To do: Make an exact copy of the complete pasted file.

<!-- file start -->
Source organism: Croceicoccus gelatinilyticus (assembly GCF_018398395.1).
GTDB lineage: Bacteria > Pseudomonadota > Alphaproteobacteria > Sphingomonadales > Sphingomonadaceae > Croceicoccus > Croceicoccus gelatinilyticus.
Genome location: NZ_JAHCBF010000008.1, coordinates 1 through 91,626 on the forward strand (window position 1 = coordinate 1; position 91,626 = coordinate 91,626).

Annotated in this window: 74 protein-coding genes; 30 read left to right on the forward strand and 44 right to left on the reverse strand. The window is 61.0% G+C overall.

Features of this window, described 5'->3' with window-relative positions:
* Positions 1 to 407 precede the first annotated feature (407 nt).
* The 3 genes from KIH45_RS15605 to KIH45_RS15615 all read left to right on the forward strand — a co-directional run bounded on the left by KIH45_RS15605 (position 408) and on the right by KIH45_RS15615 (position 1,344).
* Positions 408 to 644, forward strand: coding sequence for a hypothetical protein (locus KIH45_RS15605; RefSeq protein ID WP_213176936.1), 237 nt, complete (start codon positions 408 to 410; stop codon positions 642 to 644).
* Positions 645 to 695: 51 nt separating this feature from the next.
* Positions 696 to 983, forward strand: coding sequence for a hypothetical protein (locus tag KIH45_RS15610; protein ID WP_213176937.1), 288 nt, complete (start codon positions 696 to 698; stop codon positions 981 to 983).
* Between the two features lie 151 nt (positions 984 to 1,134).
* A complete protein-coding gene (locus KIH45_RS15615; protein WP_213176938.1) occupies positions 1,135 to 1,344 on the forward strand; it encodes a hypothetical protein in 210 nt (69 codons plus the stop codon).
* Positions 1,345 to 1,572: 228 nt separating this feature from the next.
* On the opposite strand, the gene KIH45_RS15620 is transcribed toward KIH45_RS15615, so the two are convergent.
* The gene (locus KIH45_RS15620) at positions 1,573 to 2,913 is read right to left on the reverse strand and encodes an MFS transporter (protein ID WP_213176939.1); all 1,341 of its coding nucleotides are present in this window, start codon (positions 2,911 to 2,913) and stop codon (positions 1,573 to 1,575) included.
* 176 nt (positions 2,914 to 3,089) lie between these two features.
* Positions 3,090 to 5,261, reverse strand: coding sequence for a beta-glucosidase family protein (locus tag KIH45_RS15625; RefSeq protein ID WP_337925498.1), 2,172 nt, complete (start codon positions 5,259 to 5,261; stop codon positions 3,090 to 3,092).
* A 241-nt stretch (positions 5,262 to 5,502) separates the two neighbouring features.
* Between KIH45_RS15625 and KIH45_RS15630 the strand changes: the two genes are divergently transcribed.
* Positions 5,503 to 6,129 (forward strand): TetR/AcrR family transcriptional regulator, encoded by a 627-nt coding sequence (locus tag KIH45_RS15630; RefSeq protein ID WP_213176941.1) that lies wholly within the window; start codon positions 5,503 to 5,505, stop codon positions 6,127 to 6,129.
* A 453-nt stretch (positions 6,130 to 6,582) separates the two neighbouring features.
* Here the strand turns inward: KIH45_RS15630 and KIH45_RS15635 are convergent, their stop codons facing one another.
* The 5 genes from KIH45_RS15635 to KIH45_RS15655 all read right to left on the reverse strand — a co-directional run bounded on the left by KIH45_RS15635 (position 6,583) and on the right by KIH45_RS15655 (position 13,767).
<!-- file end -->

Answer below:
Source organism: Croceicoccus gelatinilyticus (assembly GCF_018398395.1).
GTDB lineage: Bacteria > Pseudomonadota > Alphaproteobacteria > Sphingomonadales > Sphingomonadaceae > Croceicoccus > Croceicoccus gelatinilyticus.
Genome location: NZ_JAHCBF010000008.1, coordinates 1 through 91,626 on the forward strand (window position 1 = coordinate 1; position 91,626 = coordinate 91,626).

Annotated in this window: 74 protein-coding genes; 30 read left to right on the forward strand and 44 right to left on the reverse strand. The window is 61.0% G+C overall.

Features of this window, described 5'->3' with window-relative positions:
* Positions 1 to 407 precede the first annotated feature (407 nt).
* The 3 genes from KIH45_RS15605 to KIH45_RS15615 all read left to right on the forward strand — a co-directional run bounded on the left by KIH45_RS15605 (position 408) and on the right by KIH45_RS15615 (position 1,344).
* Positions 408 to 644, forward strand: coding sequence for a hypothetical protein (locus KIH45_RS15605; RefSeq protein ID WP_213176936.1), 237 nt, complete (start codon positions 408 to 410; stop codon positions 642 to 644).
* Positions 645 to 695: 51 nt separating this feature from the next.
* Positions 696 to 983, forward strand: coding sequence for a hypothetical protein (locus tag KIH45_RS15610; protein ID WP_213176937.1), 288 nt, complete (start codon positions 696 to 698; stop codon positions 981 to 983).
* Between the two features lie 151 nt (positions 984 to 1,134).
* A complete protein-coding gene (locus KIH45_RS15615; protein WP_213176938.1) occupies positions 1,135 to 1,344 on the forward strand; it encodes a hypothetical protein in 210 nt (69 codons plus the stop codon).
* Positions 1,345 to 1,572: 228 nt separating this feature from the next.
* On the opposite strand, the gene KIH45_RS15620 is transcribed toward KIH45_RS15615, so the two are convergent.
* The gene (locus KIH45_RS15620) at positions 1,573 to 2,913 is read right to left on the reverse strand and encodes an MFS transporter (protein ID WP_213176939.1); all 1,341 of its coding nucleotides are present in this window, start codon (positions 2,911 to 2,913) and stop codon (positions 1,573 to 1,575) included.
* 176 nt (positions 2,914 to 3,089) lie between these two features.
* Positions 3,090 to 5,261, reverse strand: coding sequence for a beta-glucosidase family protein (locus tag KIH45_RS15625; RefSeq protein ID WP_337925498.1), 2,172 nt, complete (start codon positions 5,259 to 5,261; stop codon positions 3,090 to 3,092).
* A 241-nt stretch (positions 5,262 to 5,502) separates the two neighbouring features.
* Between KIH45_RS15625 and KIH45_RS15630 the strand changes: the two genes are divergently transcribed.
* Positions 5,503 to 6,129 (forward strand): TetR/AcrR family transcriptional regulator, encoded by a 627-nt coding sequence (locus tag KIH45_RS15630; RefSeq protein ID WP_213176941.1) that lies wholly within the window; start codon positions 5,503 to 5,505, stop codon positions 6,127 to 6,129.
* A 453-nt stretch (positions 6,130 to 6,582) separates the two neighbouring features.
* Here the strand turns inward: KIH45_RS15630 and KIH45_RS15635 are convergent, their stop codons facing one another.
* The 5 genes from KIH45_RS15635 to KIH45_RS15655 all read right to left on the reverse strand — a co-directional run bounded on the left by KIH45_RS15635 (position 6,583) and on the right by KIH45_RS15655 (position 13,767).